For a very simple movie, Sherlock Gnomes does have a detail or two worth discussing in regard to our larger Sherlock Holmes picture.
The example that fascinated me most in this very non-Canonical tale was Dr. Watson's cane. What could be so fascinating about a cane, you ask?
While on the surface, it's an indirect reference to his war wound, in Sherlock Gnomes it took exactly the opposite meaning: It was Watson's super-power.
The cane itself seemed modeled after the blind man's cane that Matthew Murdock used in many a Daredevil comic. The hook at the top detaches to string out a varying length of cable that Daredevil could use to swing about New York like Spiderman. And that is exactly how Watson uses it in Sherlock Gnomes.
This being a kids movie, the grappling-hook cane replaces the pistol as Watson's utility accessory. (Especially appropriate on the weekend of the "March for Our Lives" anti-gun protests, led by kids.) As Watson is modeled after the Nigel Bruce mode of Watson in Sherlock Gnomes, it's ironic that his grappling-hook cane seems almost more useful than anything Sherlock Gnomes brings to the table. Gnomes need a lot of height-compensating measures, and the cane is all about that.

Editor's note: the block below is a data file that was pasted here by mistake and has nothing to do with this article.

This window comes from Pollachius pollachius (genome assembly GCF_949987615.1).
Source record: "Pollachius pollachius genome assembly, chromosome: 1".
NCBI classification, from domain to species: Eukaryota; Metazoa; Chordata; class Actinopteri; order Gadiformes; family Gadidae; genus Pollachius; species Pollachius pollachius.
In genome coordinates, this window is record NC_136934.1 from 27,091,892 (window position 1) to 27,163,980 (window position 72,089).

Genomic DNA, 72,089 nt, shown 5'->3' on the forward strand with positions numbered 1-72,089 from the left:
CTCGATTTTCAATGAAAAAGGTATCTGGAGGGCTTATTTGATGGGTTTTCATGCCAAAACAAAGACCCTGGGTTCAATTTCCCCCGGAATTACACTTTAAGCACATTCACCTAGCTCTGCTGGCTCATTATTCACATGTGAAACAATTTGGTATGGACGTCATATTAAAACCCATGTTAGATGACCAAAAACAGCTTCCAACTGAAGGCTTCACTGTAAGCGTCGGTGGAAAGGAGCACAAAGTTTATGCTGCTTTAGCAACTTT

The lack of balance in the Gnomes/Watson relationship is a key element in Sherlock Gnomes, and, despite whatever else one can say about the movie, does portray a very common point of view about the genius detective and tag-along doctor, especially after BBC Sherlock's emphasis on Holmes having social awkwardness issues. (Among the many little cookies in Sherlock Gnomes is a large air conditioner unit branded "Moffat & Gatiss" -- not sure how purposeful that symbolism was.) But Watson's cane gives him an importance in the partnership in this movie that foreshadows things to come.
Despite the reviews and myriad reasons to hate this cute little cartoon (Johnny Depp, will you please just retire!), there are some things to find interest and joy with Sherlock Gnomes. Still not suggesting that every Sherlockian needs to pay money for it, but if you have ten bucks to spare and ninety minutes to kill, there are worse movies out there to sit through. (Oh, yes, there definitely are worse.)